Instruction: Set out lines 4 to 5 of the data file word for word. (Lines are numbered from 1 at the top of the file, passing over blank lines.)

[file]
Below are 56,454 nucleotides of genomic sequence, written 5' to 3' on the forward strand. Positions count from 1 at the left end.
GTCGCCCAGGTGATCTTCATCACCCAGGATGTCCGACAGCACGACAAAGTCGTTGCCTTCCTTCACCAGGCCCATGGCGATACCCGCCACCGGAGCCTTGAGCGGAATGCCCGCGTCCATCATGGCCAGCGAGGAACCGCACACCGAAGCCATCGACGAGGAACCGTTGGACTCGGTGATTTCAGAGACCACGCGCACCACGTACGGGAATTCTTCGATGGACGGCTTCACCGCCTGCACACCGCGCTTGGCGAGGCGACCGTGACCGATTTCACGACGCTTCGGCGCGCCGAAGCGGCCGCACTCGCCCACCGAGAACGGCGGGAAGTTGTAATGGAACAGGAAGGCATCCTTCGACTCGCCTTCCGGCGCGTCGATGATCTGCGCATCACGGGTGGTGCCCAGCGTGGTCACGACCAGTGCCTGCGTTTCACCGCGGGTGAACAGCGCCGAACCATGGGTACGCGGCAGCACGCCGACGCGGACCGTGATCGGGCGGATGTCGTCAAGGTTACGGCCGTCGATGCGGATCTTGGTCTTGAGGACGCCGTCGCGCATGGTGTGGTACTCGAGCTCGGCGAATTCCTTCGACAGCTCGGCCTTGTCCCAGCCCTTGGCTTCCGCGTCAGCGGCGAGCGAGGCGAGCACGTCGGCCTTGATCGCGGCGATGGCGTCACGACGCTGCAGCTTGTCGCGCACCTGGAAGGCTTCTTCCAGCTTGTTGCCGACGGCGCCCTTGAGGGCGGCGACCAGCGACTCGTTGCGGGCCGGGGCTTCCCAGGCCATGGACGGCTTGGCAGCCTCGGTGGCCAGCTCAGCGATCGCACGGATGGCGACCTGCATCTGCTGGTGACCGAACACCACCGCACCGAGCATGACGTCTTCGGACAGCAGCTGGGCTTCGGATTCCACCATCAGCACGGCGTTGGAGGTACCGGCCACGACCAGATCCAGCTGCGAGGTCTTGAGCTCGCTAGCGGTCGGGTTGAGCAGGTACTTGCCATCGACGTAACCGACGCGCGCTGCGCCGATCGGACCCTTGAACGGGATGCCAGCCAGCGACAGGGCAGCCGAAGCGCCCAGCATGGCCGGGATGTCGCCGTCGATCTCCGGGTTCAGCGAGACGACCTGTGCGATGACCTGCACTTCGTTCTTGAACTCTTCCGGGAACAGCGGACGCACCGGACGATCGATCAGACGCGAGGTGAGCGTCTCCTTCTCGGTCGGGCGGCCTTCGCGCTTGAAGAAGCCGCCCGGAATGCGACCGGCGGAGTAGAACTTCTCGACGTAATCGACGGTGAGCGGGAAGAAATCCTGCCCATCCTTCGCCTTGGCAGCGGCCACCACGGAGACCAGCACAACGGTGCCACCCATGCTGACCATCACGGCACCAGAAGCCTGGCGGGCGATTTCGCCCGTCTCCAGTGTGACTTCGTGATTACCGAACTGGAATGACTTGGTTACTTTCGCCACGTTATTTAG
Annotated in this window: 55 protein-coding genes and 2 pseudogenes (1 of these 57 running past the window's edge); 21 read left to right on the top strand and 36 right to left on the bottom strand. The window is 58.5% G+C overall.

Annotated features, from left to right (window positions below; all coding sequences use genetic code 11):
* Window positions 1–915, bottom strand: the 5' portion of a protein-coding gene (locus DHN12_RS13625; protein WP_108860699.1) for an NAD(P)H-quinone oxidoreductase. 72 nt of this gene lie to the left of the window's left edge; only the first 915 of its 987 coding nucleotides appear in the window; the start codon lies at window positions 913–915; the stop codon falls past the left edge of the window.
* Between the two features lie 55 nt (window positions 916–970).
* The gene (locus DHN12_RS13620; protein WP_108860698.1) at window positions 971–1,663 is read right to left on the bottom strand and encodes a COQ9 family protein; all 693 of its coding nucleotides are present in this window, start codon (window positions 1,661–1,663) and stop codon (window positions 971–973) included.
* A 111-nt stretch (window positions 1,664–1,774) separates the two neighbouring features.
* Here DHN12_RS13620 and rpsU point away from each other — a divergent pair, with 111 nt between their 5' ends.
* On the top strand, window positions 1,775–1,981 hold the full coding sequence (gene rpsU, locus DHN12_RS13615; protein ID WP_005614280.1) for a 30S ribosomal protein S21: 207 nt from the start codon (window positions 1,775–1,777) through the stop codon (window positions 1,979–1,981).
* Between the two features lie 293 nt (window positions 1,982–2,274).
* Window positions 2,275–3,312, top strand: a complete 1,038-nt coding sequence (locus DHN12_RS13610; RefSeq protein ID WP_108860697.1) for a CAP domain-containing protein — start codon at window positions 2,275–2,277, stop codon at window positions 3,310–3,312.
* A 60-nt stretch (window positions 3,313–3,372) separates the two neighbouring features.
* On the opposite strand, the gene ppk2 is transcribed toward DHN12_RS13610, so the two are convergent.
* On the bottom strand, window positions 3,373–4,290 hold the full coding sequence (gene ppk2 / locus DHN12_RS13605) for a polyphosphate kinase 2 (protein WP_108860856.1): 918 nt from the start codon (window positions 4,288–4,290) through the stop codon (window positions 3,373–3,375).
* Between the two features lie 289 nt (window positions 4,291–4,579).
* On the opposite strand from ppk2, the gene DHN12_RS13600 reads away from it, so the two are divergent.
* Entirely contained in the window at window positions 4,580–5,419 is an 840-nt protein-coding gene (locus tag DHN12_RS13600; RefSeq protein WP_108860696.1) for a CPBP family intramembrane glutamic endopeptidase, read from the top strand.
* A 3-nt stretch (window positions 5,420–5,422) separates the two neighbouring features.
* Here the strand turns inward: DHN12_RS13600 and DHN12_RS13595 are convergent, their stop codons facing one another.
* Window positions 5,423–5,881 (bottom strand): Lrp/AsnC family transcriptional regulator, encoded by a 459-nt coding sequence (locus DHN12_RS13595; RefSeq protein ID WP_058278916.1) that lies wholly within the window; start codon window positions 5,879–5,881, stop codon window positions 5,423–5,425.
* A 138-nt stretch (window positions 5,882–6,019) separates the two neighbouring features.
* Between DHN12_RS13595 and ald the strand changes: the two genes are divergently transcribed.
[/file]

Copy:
Annotated features, from left to right (window positions below; all coding sequences use genetic code 11):
* Window positions 1–915, bottom strand: the 5' portion of a protein-coding gene (locus DHN12_RS13625; protein WP_108860699.1) for an NAD(P)H-quinone oxidoreductase. 72 nt of this gene lie to the left of the window's left edge; only the first 915 of its 987 coding nucleotides appear in the window; the start codon lies at window positions 913–915; the stop codon falls past the left edge of the window.